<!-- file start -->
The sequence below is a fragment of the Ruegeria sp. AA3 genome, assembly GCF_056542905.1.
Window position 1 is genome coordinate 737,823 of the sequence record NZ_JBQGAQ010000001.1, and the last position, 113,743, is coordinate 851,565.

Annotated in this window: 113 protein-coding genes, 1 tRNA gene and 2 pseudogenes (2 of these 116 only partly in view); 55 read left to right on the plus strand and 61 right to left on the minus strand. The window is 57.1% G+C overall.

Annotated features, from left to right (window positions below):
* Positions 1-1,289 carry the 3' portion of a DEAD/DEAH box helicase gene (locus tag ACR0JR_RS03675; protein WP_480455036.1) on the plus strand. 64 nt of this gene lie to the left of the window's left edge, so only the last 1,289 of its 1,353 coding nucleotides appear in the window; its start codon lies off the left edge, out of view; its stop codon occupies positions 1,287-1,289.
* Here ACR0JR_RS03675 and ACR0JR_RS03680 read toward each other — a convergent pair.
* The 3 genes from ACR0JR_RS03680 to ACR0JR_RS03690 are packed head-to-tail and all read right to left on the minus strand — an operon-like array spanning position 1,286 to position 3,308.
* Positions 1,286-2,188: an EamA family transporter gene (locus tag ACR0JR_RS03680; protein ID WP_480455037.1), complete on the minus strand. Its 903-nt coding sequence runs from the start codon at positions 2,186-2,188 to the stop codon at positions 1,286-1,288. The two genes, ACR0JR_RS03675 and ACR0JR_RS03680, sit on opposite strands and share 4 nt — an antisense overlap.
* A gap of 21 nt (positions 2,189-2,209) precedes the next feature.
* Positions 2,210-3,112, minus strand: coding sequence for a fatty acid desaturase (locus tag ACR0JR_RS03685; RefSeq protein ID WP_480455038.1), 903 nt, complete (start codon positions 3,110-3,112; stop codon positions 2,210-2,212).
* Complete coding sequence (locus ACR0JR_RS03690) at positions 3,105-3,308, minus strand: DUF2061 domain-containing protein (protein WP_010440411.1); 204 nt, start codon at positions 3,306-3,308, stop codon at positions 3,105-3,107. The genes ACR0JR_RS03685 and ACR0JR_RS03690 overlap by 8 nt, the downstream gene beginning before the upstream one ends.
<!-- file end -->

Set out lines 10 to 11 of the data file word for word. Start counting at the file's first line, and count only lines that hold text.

* Positions 2,210-3,112, minus strand: coding sequence for a fatty acid desaturase (locus tag ACR0JR_RS03685; RefSeq protein ID WP_480455038.1), 903 nt, complete (start codon positions 3,110-3,112; stop codon positions 2,210-2,212).
* Complete coding sequence (locus ACR0JR_RS03690) at positions 3,105-3,308, minus strand: DUF2061 domain-containing protein (protein WP_010440411.1); 204 nt, start codon at positions 3,306-3,308, stop codon at positions 3,105-3,107. The genes ACR0JR_RS03685 and ACR0JR_RS03690 overlap by 8 nt, the downstream gene beginning before the upstream one ends.